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Local government cyber security awareness low, study shows

A poll of local government employees reveals that almost half do not know if their current IT security practices would offer suitable protection against the growing threat of cyber crime

Awareness of cyber security and cyber crime is low across UK local government employees, a survey has revealed. 

The survey commissioned by security firm Sophos polled more than 2,700 people working in the police and local government showed that only 41% of respondents thought their current IT security practices would offer suitable protection against the growing threat of cyber crime.

Almost half said they did not know, indicating a low level of awareness of cyber security and cyber crime across the general local government workforce.

The research highlighted that over the past 12 months, 90% of local government and police organisations have been affected by budget cuts, which have prompted a 67% cut in jobs and a 63% cut in overall front line services.

When it came to IT, 62% of respondents said they are planning to make savings by increasing or implementing shared services to split the costs with other neighbouring organisations. However, only 30% said their organisations are exploring the consolidation of existing IT services to make savings, and only 9% are looking at consolidating their IT security services.

Asked about the biggest drivers for change from an IT security point of view, 59% of respondents said the demand for more remote and mobile working practices, while 46% cited increased awareness of data security thanks to high-profile security breaches and coming new European Union data protection legislation.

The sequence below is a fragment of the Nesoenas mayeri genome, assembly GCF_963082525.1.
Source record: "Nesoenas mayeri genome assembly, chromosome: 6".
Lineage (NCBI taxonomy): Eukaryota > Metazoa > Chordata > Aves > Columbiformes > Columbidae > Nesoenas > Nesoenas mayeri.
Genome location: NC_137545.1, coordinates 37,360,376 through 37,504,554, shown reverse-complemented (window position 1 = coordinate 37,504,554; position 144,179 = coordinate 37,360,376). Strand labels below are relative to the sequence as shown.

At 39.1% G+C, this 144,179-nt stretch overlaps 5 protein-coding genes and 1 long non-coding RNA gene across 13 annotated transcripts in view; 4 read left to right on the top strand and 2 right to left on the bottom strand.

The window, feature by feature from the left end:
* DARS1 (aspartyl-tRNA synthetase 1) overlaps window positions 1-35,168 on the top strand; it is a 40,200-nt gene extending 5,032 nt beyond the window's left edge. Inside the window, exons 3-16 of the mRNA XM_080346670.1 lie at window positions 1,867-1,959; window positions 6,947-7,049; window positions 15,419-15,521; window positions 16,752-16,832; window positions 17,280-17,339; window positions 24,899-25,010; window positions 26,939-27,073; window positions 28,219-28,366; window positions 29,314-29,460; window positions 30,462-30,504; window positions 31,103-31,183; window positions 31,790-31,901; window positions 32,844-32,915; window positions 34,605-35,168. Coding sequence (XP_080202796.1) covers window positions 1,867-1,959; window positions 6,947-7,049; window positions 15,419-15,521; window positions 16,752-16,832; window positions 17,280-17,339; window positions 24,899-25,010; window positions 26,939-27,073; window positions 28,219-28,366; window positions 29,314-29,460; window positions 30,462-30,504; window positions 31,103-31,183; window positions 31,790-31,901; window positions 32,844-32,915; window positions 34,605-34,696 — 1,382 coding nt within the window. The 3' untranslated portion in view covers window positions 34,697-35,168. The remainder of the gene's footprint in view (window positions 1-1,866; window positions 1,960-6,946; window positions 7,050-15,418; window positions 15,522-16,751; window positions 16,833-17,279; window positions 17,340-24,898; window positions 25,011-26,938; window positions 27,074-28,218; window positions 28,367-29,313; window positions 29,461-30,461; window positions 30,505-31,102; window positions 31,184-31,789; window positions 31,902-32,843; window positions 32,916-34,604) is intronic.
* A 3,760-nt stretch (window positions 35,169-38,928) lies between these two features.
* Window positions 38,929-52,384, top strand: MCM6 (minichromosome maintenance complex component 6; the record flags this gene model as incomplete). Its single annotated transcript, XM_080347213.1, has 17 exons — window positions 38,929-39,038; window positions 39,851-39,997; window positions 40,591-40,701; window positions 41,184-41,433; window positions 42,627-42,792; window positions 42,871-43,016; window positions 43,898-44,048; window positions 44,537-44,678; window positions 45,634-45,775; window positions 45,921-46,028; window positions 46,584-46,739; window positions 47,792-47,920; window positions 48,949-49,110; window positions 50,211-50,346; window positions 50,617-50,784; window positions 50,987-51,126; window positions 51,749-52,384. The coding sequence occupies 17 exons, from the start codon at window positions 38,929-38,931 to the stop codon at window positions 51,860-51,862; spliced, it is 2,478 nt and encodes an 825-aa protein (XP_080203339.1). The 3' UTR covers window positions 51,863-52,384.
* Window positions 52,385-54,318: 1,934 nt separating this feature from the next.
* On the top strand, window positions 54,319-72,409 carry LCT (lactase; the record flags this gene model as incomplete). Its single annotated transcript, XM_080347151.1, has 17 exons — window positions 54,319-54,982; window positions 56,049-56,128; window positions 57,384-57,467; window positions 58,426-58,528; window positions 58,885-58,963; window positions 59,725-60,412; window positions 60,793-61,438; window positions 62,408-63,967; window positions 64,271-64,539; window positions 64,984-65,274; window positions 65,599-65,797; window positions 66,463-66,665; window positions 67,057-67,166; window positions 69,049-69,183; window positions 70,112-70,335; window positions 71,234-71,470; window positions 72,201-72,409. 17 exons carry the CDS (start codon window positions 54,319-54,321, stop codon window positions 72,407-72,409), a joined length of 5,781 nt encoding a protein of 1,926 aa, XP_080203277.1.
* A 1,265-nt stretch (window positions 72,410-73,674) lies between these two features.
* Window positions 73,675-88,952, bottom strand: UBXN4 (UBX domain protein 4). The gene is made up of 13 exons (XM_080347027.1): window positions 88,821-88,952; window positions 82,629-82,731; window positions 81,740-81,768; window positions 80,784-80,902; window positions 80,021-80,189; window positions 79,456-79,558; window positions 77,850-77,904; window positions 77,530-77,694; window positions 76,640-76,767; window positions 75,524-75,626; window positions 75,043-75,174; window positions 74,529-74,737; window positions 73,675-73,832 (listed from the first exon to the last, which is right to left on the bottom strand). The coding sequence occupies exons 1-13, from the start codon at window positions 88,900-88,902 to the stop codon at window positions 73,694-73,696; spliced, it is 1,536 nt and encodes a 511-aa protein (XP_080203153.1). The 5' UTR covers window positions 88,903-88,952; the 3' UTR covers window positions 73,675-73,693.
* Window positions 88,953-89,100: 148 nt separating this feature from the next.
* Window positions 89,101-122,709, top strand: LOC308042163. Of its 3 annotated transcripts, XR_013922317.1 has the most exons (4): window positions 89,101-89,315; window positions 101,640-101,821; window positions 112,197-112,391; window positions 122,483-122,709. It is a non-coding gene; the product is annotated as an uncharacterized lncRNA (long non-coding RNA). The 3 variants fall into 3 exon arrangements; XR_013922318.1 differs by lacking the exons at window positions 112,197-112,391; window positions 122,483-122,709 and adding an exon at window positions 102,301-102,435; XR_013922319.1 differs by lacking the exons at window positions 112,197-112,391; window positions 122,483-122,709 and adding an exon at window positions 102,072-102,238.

When asked directly what their main concerns were from an IT security point of view, 47% said that issues around data loss were at the top of the agenda, followed by remote access (31%) and targeted attacks (25%).

However, despite the move towards more remote and mobile working policies, public sector organisations remain sceptical about turning to flexible cloud storage systems, with only 16% using these tools. Unsurprisingly, only 11% of respondents were concerned about the security implications of shadow IT and only 18% were concerned about bring your own device (BYOD).

In contrast, however, 63% of local government workers polled agreed that encryption was becoming more of a necessity in their organisation.

“With cyber crime at an all-time high and public sector budgets reducing year on year, it’s more important than ever that organisations maximise the resources available to them,” said James Vyvyan, regional vice-president of Sophos UK & Ireland.

“There is a clear trend towards local authorities partnering with neighbouring authorities to increase and implement shared services. This collaborative approach is certainly helpful in the fight against cyber crime. Our research indicates that local authorities and police may also be missing the opportunity to consolidate their IT and security technologies, which can deliver further savings, helping to protect jobs and frontline services, ” he said.

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